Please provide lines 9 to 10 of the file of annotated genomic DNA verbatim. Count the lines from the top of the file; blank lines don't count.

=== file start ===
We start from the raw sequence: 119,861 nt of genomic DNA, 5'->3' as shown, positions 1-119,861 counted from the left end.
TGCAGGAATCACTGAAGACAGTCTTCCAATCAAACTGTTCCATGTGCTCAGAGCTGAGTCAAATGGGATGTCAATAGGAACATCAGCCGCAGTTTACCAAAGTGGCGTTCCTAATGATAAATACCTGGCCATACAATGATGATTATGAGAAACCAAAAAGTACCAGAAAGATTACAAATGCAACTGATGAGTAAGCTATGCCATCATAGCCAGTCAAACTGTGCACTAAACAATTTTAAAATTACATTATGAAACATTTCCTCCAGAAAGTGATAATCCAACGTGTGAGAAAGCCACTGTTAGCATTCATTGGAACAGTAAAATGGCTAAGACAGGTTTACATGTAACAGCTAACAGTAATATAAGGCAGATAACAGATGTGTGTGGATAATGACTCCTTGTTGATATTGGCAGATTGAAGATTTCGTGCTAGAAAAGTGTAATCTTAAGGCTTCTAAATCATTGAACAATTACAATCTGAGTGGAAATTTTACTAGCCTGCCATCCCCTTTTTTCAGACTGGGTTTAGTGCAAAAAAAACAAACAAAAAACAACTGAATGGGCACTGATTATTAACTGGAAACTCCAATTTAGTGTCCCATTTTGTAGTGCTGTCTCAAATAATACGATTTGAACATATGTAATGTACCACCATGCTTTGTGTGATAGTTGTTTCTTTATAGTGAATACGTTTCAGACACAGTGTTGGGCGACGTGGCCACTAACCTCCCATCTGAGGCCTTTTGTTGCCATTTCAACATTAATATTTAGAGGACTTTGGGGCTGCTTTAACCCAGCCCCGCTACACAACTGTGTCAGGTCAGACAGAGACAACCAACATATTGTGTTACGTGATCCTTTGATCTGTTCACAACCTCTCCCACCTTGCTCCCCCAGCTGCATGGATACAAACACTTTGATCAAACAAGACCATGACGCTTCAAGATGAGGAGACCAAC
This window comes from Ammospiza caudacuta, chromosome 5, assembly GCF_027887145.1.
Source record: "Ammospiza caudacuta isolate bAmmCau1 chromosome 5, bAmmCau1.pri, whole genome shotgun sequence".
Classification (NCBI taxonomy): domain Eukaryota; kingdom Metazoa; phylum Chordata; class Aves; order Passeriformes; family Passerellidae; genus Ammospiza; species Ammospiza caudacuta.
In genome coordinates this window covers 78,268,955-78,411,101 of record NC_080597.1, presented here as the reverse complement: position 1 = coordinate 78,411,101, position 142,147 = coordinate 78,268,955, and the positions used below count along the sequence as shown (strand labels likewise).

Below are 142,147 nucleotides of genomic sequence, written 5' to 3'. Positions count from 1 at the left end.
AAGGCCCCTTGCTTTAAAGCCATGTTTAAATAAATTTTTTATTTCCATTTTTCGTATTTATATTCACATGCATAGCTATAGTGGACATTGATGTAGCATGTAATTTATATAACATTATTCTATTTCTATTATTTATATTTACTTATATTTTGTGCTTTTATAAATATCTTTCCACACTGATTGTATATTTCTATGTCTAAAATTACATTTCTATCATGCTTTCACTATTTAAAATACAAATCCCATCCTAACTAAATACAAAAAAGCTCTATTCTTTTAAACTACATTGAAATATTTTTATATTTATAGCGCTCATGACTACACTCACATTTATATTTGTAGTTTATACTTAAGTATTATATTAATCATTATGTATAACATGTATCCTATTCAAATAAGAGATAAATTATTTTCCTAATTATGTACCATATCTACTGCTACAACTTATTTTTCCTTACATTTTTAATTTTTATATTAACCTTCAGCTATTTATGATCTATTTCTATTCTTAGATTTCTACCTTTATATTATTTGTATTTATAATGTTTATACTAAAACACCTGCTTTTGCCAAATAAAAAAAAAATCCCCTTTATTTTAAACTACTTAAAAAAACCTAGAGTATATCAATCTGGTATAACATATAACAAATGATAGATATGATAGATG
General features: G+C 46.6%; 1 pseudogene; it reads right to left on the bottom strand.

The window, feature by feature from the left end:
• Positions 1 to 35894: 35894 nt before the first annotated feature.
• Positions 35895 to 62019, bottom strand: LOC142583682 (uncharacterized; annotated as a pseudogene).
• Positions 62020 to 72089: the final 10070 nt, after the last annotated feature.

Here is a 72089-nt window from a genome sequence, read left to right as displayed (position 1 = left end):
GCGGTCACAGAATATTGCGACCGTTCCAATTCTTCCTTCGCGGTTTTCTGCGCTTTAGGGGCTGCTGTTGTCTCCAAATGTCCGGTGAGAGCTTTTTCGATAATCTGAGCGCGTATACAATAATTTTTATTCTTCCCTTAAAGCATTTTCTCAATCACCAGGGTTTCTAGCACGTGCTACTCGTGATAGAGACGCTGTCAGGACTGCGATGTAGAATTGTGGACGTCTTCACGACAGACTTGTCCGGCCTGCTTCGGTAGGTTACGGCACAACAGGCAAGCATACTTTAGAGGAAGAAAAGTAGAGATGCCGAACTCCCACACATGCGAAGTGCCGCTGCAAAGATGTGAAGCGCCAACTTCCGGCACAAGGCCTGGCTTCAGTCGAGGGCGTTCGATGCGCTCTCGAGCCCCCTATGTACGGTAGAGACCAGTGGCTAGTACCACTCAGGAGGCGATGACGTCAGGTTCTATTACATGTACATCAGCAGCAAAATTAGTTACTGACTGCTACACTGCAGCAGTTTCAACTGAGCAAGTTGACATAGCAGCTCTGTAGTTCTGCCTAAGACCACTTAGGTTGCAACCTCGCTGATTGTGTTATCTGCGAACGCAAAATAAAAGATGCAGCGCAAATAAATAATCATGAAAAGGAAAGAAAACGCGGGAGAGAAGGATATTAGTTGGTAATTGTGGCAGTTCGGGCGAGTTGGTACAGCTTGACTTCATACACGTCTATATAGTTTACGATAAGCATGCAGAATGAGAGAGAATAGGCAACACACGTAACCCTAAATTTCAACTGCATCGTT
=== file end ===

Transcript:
General features: G+C 46.6%; 1 pseudogene; it reads right to left on the bottom strand.

The window, feature by feature from the left end: